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Tuesday, April 7, 2020

The Head Hunter (2018)



The Head Hunter is set in vaguely Nordic fantasy world populated with all sorts of monsters. Our character, and for most of the movie the only character we see, is simply known as father. His life is hunting monsters and killing them. Thru a series of flashbacks and grave visits we discover that his daughter was killed by a monster and that he has been hunting for it ever since. Along the way he answers the horn, which blows frequently, that summons him for another mission. Eventually this brings him back to the creature that killed his child and he successfully slays it, ready to hang it with his other trophies. But something bad happens and things get messy.

I want to keep my plot synopsis vague because I really enjoyed this movie and don’t want to spoil anything. The plot is simple and straightforward, while at the same time extremely engaging. For most of the movie we see the results of his hunting but not the fight. The horn echoes and he leaves with the next scene him returning with a bag containing the noggin’ of the unfortunate monster that crossed his path. The rest of the time is him going about his business of fixing up his isolated cabin, visiting his daughter’s grave, and using some concoction he mixes up to heal himself of the wounds he gets from his many fights.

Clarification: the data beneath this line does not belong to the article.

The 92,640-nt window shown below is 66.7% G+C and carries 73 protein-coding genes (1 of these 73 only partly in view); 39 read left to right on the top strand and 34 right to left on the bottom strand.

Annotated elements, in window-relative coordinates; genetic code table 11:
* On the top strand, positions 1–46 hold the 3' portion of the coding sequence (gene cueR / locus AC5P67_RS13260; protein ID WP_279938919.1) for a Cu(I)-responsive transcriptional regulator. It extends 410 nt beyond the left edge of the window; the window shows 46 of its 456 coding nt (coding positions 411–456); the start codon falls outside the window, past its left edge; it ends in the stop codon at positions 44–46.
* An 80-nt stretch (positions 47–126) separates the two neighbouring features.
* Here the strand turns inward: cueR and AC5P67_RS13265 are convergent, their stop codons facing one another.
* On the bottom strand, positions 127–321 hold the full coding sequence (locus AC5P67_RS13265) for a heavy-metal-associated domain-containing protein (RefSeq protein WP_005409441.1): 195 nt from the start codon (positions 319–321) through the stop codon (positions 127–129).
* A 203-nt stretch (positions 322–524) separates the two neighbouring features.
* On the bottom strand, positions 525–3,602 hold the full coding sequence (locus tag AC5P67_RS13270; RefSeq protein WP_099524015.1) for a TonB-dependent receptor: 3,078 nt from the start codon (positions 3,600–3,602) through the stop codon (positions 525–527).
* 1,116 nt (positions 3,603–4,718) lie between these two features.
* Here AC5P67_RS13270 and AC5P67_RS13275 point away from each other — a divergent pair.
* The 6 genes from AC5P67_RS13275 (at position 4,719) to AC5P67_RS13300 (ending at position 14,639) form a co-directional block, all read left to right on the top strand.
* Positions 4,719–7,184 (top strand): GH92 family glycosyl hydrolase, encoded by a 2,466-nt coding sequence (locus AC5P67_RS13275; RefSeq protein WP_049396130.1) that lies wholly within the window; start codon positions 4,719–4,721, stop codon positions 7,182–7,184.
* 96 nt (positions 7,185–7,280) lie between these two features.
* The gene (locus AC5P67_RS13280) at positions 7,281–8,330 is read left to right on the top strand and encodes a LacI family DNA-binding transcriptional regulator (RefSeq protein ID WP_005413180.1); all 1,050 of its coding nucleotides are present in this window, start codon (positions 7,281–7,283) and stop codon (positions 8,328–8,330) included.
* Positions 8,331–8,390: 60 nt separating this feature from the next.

I’m not sure why but I was fascinated by what should have been rather slow and mundane things aspects of his day. I suppose it was partly due to how they parse the story and background of the character out slowly and keep hinting that there is going to be a big payoff at the end. Which there is, but not what you would expect and that is another reason I love The Head Hunter. It keeps messing with the audience’s expectations which is great. The filmmakers manage to walk that tightrope of keeping the viewer off balance and engaged at the same time. No matter what was on screen I needed to know what happened next to Father.

I love how gritty and lived in this world feels.
The sets, armor, and monsters (again mostly just the heads on the wall) are pulled off incredibly well. They look lived in and if you watch closely the armor shows more wear and tear as the movie progresses. The filmmakers pay close attention to detail and as a viewer who has been accused of being somewhat picky about those sorts of things, I very much appreciated it. The latex heads hanging on the wall are beautifully made and look lifelike. The one big monster fight we get at the end is shot well and exciting. Honestly this movie is damn near perfect!

I guess my only complaint is the ending, which I did not like. Again, I’m going to keep the spoilers at a minimum, so all I can say is that it isn’t necessarily a bad way to end the story of Father. I just liked the character so much I wish it had been different. In the end this is one of the finest independent movies I’ve seen in the last twenty years. I’m not exaggerating about this. The Head Hunter is my new gold standard for making movies with next to no budget. This movie feels like they had a million dollars but in reality, the budget was only about thirty thousand. How the hell did they pull this off? Bravo guys and if it isn’t clearly obvious yet I’m highly recommending this one.


© Copyright 2020 John Shatzer 

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